Rural Service made compulsory in Maharastra

Doctors and medicos studying in medical colleges in Maharastra will now have to do a compulsory rural service. Rural service certificate by DMER is made compulsory for permanent registration in Maharastra Medical Council (MMC).

 

Doctors in Maharashtra will now have to complete a rural stint to  get a certificate from the directorate of medical education and research (DMER) and only then will they get a permanent registration number to practice.

Since most doctors avoid going to rural areas and don’t even pay the fine, the Maharashtra Medical Council (MMC) has come up with this new rule. Apart from giving registration numbers to allopathists, the MMC, a statutory body, has the power to cancel a doctor’s registration if he/she is found guilty of malpractice.

At present, doctors get their permanent registration numbers after completing an internship. While joining medical courses (MBBS/PG/diploma) in state and civic-run medical colleges, students have to sign a bond saying they will serve in rural areas for a year after completing MBBS or pay Rs20 lakh. For PG/diploma doctors have to pay Rs50 lakh to “avoid” doing a rural stint. But all doctors on rural posting are given Rs25-30,000 a month.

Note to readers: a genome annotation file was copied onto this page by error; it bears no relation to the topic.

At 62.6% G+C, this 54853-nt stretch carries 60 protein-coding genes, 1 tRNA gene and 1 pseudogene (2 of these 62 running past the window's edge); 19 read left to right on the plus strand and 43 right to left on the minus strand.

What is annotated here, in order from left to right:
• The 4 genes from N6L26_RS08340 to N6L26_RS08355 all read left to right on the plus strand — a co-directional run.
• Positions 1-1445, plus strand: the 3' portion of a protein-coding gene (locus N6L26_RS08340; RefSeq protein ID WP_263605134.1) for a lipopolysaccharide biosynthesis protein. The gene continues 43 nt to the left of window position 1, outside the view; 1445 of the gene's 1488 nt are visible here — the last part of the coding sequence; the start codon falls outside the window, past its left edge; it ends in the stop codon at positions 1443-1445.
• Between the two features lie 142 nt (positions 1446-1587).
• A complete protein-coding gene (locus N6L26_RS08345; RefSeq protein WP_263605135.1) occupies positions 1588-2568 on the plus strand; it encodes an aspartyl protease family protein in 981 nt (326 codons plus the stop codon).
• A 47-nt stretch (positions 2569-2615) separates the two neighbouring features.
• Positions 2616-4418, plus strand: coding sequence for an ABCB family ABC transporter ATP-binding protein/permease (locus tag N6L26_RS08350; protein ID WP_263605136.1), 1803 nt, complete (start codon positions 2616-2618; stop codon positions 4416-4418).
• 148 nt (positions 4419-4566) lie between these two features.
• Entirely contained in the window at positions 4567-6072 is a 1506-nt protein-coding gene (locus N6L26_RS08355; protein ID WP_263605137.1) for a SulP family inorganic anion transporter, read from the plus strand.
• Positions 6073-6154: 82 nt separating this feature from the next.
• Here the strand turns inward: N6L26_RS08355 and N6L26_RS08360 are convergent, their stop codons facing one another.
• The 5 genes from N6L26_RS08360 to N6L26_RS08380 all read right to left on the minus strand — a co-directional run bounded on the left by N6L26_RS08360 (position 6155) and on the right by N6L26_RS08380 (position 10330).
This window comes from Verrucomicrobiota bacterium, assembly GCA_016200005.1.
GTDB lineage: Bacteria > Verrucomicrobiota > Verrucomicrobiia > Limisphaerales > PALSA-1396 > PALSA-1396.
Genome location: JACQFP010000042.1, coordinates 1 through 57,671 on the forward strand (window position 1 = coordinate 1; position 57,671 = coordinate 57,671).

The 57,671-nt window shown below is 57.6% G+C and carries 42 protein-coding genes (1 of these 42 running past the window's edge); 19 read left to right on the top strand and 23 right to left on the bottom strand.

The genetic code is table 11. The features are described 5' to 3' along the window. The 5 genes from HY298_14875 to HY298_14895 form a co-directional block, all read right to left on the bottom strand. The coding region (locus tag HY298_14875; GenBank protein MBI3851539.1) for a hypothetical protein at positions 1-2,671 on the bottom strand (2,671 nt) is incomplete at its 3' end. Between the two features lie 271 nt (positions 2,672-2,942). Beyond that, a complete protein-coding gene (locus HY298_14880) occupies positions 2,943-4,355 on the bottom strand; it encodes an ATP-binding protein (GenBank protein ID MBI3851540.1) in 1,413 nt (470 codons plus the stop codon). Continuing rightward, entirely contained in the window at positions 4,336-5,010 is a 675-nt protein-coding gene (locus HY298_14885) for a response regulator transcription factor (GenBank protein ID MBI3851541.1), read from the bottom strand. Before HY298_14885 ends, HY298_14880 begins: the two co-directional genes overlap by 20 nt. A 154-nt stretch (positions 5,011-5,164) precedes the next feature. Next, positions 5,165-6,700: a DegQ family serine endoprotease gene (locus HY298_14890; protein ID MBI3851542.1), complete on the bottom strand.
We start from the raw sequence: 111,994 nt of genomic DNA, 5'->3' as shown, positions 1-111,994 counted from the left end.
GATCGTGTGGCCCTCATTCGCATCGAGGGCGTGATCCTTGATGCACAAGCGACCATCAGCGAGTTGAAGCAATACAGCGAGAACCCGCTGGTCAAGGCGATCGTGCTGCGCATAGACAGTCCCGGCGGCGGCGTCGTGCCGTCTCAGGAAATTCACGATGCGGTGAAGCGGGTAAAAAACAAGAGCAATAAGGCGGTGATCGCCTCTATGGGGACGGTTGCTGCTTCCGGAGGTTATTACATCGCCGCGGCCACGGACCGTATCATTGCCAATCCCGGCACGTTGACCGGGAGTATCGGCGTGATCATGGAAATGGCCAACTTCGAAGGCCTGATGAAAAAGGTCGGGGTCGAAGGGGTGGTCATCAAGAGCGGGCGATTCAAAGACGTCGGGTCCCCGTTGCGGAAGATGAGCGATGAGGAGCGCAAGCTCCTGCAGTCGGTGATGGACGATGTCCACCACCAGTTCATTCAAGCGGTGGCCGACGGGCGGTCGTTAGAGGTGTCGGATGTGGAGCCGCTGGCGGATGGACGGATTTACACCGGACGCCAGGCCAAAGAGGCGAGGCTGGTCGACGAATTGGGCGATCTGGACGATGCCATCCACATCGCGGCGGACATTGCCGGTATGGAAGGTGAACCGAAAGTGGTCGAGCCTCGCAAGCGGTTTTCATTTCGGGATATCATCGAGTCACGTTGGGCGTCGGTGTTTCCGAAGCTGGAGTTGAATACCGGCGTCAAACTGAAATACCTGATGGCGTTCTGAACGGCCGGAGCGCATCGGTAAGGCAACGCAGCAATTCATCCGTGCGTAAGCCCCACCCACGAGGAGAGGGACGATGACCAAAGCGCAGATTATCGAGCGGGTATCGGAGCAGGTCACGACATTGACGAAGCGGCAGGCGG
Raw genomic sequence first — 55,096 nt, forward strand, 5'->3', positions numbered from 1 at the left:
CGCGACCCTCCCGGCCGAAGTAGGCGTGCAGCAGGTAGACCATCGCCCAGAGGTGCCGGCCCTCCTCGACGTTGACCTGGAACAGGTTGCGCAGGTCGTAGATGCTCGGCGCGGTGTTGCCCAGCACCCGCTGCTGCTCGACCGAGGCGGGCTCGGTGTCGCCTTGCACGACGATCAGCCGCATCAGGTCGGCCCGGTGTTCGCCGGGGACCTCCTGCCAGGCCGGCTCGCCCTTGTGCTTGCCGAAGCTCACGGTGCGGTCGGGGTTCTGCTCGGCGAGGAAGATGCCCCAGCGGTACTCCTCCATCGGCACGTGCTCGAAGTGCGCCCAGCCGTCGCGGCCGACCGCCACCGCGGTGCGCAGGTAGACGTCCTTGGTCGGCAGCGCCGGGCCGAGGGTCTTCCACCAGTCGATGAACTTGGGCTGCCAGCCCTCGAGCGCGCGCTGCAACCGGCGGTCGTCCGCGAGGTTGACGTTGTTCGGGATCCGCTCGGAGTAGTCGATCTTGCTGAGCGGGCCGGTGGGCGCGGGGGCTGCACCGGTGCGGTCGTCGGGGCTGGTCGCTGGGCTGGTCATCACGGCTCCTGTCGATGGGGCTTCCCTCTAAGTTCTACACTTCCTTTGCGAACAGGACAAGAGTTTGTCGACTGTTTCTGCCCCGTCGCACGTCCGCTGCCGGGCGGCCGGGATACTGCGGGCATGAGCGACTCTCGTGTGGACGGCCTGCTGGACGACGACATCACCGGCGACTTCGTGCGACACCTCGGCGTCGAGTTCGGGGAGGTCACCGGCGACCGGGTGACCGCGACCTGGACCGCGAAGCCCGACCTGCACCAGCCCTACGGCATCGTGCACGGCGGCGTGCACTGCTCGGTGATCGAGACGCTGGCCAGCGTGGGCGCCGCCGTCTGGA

rural service

 

The government started the bond system in 1998. For the first batch, which graduated after five years in 2002-03, the fine was Rs1 lakh. It has been raised to Rs20 lakh over the past decade.

“Now, the new rule will ensure doctors cannot bypass a rural stint. Without a DMER certificate, we will not issue registration numbers, without which doctors cannot practice,” Dr Shivkumar Utture, MMC member, said. The other option is to pay the fine, which doctors rarely do.

There are 18 medical colleges in the state. The student strength for MBBS is 2,600; for MD it is 1,200; for diploma 350; and for super speciality 40.

Dr Mansingh Pawar, joint director, DMER, said: “We took this decision to implement the bond system properly and in the process ensure doctors do a rural stint. A medical student pays about Rs52,000 a year as fees. The government, on the other hand, spends Rs6 lakh per student in a year.” The DMER believes it’s the duty of students, who get subsidised education, to serve the society before taking up private practice.

Via DNA, Image courtesy The Hindu

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